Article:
The 2GB of ram is now $20 on the street. So, it's a no-brainer to upgrade. The easiest install is on a 16GB SDD drive version, so if the Dell has a 4GB drive, you will need to upgrade to a bigger SSD. Some intrepid owners have gotten OS X to install on an 8GB drive, but it takes a lot of trimming. 16GB drives can be had for under $75. The easiest install is done using a Runcore brand SSD that has a mini USB port built in. Using the USB connection to an Intel Mac, OS X can be installed directly onto the Runcore like a remote drive, otherwise you'll need to employ an 8GB USB thumbdrive, which is also an easy way to go.

    The install takes about 90 minutes and everything works, the bluetooth, webcam, audio, wifi . . . it's a beautiful thing, especially when you total the price of all the parts, including a retail version of Leopard.
     
  6. localoid macrumors 68020

    localoid

    Joined:
    Feb 20, 2007
    Location:
    America's Third World
    #6
    Dell dropped the Mini 9 from its netbook lineup around the first of the month.
     
  7. windywoo macrumors 6502a

    windywoo

    Joined:
    May 24, 2009
    #7
    Buy the Ubuntu version since you are going to put OSX on it anyway. No sense paying a licence for XP. Dell Mini 9s can be bought dirt cheap off ebay and I am not entirely sure, but I heard that the XP versions cannot have their RAM upgraded.

    If you end up not liking Ubuntu it is possible to buy XP later, or better yet, get the Windows 7 release candidate (for free until March next year) and enjoy a taste of what Vista should have been.
     
  8. MTI macrumors 65816

    Joined:
    Feb 17, 2009
    Location:
    Scottsdale, AZ
    #8
    Unless you can find a Mini 9 at a steal price, seriously consider the Mini 10v, which has a bigger screen, nicer keyboard, webcam and 120GB traditional hard drive for a lot less . . . and can be hackintoshed easier than the Mini 10.

    The Mini 9 can be easily upgraded to a max 2GB memory. They shipped with less memory due to the license contract Dell (and everyone else that contracts with the "Evil Empire") has with MS. If I recall correctly, it costs $15 per PC for XP.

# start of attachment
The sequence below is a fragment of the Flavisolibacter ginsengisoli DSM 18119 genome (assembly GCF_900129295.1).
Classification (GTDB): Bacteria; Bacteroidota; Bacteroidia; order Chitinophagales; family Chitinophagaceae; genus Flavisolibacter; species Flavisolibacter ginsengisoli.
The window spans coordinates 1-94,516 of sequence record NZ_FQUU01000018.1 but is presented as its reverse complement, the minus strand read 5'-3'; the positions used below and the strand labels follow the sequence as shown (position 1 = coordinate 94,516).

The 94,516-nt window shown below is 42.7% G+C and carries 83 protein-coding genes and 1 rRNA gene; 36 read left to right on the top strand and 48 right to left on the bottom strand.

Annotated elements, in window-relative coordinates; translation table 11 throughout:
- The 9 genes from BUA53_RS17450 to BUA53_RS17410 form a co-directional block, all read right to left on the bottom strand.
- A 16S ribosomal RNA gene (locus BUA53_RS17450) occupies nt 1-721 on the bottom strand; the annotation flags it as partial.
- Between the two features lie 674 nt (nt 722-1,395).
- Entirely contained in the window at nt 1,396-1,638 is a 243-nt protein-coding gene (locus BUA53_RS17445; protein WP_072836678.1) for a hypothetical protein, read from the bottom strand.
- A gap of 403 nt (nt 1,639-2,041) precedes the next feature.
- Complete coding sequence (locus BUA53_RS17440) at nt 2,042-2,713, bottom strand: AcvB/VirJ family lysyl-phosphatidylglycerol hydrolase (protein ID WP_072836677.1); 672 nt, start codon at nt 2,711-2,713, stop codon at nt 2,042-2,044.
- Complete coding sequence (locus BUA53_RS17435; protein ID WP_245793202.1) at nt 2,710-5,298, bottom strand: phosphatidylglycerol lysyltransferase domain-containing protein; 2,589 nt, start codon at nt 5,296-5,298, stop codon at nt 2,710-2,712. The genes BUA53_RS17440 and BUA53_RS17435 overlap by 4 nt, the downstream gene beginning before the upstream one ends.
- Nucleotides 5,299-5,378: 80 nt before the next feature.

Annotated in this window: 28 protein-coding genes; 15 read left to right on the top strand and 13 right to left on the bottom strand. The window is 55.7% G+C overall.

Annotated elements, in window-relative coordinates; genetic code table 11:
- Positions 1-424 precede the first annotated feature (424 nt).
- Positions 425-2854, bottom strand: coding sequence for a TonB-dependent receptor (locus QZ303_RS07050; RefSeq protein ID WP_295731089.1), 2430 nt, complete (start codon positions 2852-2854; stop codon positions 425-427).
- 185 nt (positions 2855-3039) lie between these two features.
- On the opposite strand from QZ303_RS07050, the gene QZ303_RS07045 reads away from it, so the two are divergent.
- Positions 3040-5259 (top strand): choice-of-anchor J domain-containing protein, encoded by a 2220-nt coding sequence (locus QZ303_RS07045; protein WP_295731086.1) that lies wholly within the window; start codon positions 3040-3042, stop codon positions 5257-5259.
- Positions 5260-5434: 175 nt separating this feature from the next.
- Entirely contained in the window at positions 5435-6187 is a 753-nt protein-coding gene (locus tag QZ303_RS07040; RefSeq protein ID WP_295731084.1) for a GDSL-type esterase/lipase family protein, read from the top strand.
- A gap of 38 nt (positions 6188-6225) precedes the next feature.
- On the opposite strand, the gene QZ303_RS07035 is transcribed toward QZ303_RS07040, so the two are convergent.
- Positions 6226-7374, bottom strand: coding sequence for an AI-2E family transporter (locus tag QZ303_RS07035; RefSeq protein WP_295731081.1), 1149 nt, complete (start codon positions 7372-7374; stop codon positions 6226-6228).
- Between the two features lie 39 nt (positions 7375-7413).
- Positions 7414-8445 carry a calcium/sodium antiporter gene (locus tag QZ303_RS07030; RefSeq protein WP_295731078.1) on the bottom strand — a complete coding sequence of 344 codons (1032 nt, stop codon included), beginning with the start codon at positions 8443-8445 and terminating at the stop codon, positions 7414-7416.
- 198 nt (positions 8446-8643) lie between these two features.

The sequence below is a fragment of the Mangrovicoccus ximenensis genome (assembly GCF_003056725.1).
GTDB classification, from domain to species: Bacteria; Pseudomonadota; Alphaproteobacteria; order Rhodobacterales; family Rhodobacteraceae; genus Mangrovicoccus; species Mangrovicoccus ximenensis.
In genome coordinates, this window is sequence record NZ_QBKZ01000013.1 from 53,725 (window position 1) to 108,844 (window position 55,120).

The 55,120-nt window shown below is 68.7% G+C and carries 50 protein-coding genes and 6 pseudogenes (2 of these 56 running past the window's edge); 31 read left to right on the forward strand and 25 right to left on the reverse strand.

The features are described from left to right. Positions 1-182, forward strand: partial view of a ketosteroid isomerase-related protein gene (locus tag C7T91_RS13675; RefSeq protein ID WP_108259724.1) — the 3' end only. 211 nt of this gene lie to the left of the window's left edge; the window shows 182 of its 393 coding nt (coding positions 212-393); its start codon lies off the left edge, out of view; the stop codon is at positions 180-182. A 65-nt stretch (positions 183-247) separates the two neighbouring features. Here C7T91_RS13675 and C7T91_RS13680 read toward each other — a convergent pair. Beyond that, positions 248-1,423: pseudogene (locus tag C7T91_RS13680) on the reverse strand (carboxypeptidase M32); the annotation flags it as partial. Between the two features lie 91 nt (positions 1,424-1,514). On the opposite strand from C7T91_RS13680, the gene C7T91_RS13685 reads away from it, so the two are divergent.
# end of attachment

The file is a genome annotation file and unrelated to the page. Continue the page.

9. jazz1 macrumors 65816

    jazz1

    Joined:
    Aug 19, 2002
    Location:
    Mid-West USA
    #9
    Long Journey-Long Post on Dell Mini 9 Alternative

    i've been playing around with a Dell Mini 9 for several months now. Since that time I've had Dell's version of Ubuntu, Ubuntu Jaunty (9.04), Windows 7 and yeah I even tried the Hackintosh route.

    Dell's version works well out of the box. It is behind the regular releases I assume to make sure updates work on their hardware without problems. But it uses an architecture that does not support a majority of the software downloads unless you convert them. I found this to be a PIA.

    The Ubuntu 9.04 is nice. Not as battery friendly as Dell's version. Both the Dell version and 9.04 both seem to take a while to join a wifi network. Nothing horrible, but longer than I used to with my Mac. I've actually come back to it as I think overall it is the best OS for the Mini 9. Sorry for the spoiler. If you use Ubuntu you are going to have to roll up your sleeves a little and get into the culture. But as long as you are not looking for a total appliance instead of a computer then you will find their community very supportive. Oh, the hibernation is now working in the release version, and I really like that. It gives me the option of leaving the netbook unplugged for several days and not picking up a totally discharged laptop.